This morning as we prodded J through his morning get-ready-for-school routine, the disconnect so absent yesterday was in full, and hilarious, force. Shoes on and dressed, I sent him to fetch his fleece from the rack on the back porch. A few minutes later (after prompting him again when he got sidetracked by the climber in the front room), I heard Jonah say, “I can’t find my school shoes Anywhere!” John’s response: “They’re on your feet.” Jonah: “O, I am So Silly!” In the time it took for him to receive the instruction from me and walk to the back porch, he had forgotten what he was looking for and redirected himself to shoes. When all else fails, shoes!

Usually the breakdown isn’t quite that bad, but I feel for the kid. J struggles with this pretty much all of the time. Usually we’re just giving him verbal prompts (sometimes 3, sometimes 5, sometimes what feels like 20 times) to complete a task. But those times when he simply does it, especially when he’s doing a “job” for me, he’s so proud of himself. “I did it mom!” he’ll shout to all corners of the house.

I came across this quote from Salman Rushdie, and while he’s speaking more in terms of human relationship than task completion, I like the way it applies to J (especially the use of the word “bounce”):

Our lives disconnect and reconnect, we move on, and later we may again touch one another, again bounce away. This is the felt shape of a human life, neither simply linear nor wholly disjunctive nor endlessly bifurcating, but rather this bouncey-castle sequence of bumpings-into and tumblings-apart.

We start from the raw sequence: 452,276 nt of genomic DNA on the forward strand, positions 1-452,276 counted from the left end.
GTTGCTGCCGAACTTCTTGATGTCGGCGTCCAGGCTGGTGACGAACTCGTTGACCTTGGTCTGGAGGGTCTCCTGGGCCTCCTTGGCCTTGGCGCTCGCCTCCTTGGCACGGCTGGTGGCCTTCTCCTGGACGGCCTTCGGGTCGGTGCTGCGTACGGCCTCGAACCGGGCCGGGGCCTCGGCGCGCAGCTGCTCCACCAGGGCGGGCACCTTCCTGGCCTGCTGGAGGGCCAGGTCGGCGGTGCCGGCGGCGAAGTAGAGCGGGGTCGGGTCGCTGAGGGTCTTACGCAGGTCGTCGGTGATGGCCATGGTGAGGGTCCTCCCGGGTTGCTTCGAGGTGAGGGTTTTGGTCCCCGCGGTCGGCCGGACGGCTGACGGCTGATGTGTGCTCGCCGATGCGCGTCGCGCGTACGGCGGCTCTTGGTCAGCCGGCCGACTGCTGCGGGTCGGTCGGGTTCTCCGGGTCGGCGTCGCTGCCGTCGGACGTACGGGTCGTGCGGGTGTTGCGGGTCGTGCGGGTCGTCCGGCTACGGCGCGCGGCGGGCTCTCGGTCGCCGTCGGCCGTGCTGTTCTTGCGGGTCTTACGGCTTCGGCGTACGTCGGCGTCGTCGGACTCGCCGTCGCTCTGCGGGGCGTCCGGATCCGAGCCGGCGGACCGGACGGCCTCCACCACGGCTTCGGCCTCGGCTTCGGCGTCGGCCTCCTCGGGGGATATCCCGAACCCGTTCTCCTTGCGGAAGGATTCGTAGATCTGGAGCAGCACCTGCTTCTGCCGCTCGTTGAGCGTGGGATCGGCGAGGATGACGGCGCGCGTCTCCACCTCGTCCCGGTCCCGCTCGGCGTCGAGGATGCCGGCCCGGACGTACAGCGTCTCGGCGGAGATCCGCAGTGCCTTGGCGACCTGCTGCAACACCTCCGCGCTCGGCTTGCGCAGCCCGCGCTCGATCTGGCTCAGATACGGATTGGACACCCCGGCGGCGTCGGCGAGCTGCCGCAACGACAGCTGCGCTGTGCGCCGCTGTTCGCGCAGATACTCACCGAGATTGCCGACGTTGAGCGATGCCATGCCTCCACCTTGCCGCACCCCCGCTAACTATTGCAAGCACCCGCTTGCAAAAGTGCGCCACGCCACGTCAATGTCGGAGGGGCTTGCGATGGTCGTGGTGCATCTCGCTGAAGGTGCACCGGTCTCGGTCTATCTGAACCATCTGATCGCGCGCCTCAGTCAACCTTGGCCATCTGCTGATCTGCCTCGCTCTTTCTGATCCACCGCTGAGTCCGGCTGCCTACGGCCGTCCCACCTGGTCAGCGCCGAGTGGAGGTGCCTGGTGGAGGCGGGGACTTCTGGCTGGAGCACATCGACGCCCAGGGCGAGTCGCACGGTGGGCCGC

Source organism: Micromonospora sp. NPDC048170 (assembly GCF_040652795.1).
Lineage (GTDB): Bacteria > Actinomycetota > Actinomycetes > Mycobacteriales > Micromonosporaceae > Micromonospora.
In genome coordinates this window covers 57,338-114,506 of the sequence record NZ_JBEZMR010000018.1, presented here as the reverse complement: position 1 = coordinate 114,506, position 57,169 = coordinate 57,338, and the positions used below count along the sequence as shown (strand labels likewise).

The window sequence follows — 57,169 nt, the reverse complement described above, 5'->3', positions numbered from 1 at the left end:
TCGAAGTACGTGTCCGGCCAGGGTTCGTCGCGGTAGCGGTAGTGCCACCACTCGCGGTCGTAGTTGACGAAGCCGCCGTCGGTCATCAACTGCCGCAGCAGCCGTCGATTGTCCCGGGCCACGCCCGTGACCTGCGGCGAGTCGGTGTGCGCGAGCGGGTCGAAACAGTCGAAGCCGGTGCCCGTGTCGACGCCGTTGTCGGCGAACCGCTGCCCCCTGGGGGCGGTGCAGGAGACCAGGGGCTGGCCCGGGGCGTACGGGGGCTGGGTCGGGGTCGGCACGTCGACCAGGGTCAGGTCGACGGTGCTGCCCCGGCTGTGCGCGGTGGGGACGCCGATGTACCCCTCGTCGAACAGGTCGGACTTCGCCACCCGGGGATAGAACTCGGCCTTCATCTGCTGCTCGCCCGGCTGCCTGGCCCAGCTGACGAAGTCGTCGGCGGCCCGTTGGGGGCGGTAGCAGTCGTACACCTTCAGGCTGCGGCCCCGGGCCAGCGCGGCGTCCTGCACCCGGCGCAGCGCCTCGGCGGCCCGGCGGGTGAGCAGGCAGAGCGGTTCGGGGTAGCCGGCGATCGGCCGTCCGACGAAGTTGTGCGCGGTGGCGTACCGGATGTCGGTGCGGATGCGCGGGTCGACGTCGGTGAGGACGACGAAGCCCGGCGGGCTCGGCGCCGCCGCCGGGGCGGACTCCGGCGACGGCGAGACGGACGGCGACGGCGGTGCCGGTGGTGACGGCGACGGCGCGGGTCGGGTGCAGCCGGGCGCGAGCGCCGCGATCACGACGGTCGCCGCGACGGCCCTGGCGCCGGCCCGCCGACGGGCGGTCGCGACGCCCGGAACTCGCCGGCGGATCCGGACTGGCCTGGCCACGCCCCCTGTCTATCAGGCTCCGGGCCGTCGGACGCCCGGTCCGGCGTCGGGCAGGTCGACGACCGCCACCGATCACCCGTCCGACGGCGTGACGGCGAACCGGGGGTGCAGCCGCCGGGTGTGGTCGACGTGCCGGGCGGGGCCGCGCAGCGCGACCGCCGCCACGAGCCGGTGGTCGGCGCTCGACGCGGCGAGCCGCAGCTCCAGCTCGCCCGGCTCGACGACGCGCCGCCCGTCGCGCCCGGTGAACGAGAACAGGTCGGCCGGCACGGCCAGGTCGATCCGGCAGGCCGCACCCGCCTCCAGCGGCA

Maybe I’ll tattoo that on my wrist so that I can slowly learn to take J’s perpetual bouncing (metaphorically and physically speaking) in stride. Most of it just doesn’t matter. That is to say, getting sidetracked can be a whole lot of fun. I’m just so terribly task-oriented (which has its upside). See a task and do it. It rubs me wrong when people don’t finish what they start. Immediately. My problem, obviously, not his.

The Price

Everything costs something, though I don’t like the idea of “cost” so much. It implies price, which implies putting a higher or lower value on whatever it is you value. I understand there’s a hierarchy of needs, maybe even of desires. Conversely, cost can be a good thing, because cost necessarily involves worth.

I like to think about price in terms of relationship. True relationship involves reciprocity. And what’s got me thinking about this, primarily, is Jonah. He’s always keeping me on my toes, that one. I’m almost constantly in the process of evaluating and reevaluating the way I think about things, about him, in terms of what he needs (or doesn’t).

J’s making great strides in so many ways. They’re working him pretty intensely at school, and there’s been real academic progress—though I find it strange writing about my five-year-old (almost six) using the word “academic.” His writing is becoming, well, almost legible. He can usually recognize every letter of the alphabet and numbers up to 20. And here’s an exciting one: he’s starting to recognize words. He can sound out short words if he takes his time. Hearing your child read for the first time is nothing less than magical.

So on the flip side…

Jonah’s been in high gear since Christmas. Considering he’s on the high gear end of things generally (and not so generally) speaking, this fact must be carefully considered.